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Who are Building Control and when do I need them?

When undertaking building work for the erection, extension or alteration of a building it is a legal requirement and responsibility of a home owner and/or builder to achieve compliance with the Building Regulations (2010) 'Requirements'.

The role of Building Control is to act as an independent third-party assessor to consider compliance to the 'Requirements'.

The primary function of the Building Control service is;

  • to give advice on how the requirements apply to relevant building work
  • (for a full plans application) to check the proposed plans and construction specification
  • to conduct a series of site inspections as the building work progresses.

Building Control Officers will not be present on site for the great majority of the building work and they will not act as a ‘clerk of works’, and therefore the primary responsibility for the work to comply with the requirements rests with those who commission it and those who do the work.

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The role of Building Control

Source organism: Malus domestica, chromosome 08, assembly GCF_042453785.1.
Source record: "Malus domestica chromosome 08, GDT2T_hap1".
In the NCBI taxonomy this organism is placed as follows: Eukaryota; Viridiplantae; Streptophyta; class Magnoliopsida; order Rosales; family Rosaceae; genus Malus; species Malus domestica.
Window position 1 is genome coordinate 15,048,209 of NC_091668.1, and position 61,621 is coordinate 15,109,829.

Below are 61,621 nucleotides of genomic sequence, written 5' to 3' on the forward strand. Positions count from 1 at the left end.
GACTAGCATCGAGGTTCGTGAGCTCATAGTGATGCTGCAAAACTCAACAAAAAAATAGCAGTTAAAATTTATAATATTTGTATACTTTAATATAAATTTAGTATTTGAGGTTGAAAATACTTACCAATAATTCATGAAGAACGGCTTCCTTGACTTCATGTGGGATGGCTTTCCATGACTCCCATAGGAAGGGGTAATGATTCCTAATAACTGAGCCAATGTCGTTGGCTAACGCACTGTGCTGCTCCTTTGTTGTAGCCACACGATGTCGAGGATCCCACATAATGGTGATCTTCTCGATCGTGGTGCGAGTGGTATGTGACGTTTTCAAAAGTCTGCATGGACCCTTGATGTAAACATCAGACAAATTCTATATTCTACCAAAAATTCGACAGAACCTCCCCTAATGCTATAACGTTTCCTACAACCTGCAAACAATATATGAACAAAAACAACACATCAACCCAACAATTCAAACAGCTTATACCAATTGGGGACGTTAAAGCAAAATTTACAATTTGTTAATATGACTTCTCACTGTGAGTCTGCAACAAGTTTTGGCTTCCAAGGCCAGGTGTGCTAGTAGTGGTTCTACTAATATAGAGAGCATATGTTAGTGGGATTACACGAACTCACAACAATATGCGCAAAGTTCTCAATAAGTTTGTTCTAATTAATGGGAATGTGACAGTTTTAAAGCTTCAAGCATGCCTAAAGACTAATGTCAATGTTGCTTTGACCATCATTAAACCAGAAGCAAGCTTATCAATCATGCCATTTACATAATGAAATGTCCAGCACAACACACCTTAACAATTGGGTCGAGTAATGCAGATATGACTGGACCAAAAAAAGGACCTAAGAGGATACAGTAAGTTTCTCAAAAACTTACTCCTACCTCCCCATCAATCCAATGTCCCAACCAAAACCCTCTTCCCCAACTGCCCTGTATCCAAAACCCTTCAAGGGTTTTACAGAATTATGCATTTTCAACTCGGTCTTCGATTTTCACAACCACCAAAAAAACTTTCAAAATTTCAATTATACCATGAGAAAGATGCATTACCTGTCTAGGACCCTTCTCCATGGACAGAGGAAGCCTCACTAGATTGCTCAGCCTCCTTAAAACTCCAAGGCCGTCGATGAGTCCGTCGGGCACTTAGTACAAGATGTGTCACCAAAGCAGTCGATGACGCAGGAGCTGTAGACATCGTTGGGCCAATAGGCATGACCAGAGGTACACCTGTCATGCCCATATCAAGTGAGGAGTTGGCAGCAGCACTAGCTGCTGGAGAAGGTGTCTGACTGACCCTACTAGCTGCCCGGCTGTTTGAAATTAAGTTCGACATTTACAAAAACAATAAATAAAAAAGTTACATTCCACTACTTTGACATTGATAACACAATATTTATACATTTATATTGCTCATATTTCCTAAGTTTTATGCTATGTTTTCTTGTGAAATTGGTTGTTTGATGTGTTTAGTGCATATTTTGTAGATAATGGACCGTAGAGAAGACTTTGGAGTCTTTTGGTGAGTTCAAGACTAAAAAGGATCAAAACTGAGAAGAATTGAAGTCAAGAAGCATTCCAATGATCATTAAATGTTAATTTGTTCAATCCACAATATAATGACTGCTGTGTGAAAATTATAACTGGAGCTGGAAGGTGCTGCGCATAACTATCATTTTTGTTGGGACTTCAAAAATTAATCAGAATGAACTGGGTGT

Building Control acts as an independent third-party assessor throughout the design and construction phase of building work to consider compliance to ‘the Requirements’ of The Building Regulations 2010.

The main function of the service is:

  • to give advice on how the requirements apply to relevant building work  
  • to check the proposed plans and construction specification (for a Full Plans application)
  • to conduct a series of site inspections as the building work progresses  
  • to issue a completion certificate once we have been made aware the building work is complete. The certificate will only be issued when we are satisfied that the requirements of the regulations have been met.

At the start of the building work a Building Control Officer will confirm the required statutory site inspections and discuss other site inspections that may be needed. The officer will not be present on site for the majority of the building work and they will not act as a ‘clerk of works’.

It is those who commission the work and those who do the work are responsible for ensuring the work complies with the requirements.

The Building Regulations 2010

Building regulations help make sure that new buildings, conversions, renovations and extensions (domestic or commercial) are going to be safe, healthy and high-performing. 

Detailed regulations normally referred to as ‘the Requirements’ cover specific topics including structural integrity, fire protection, accessibility, energy performance, acoustic performance, protection against falls, electrical and gas safety.

They also provide standards for the performance of drains, ventilation, protection against the ingress of water and protection against contamination including methane and radon gas.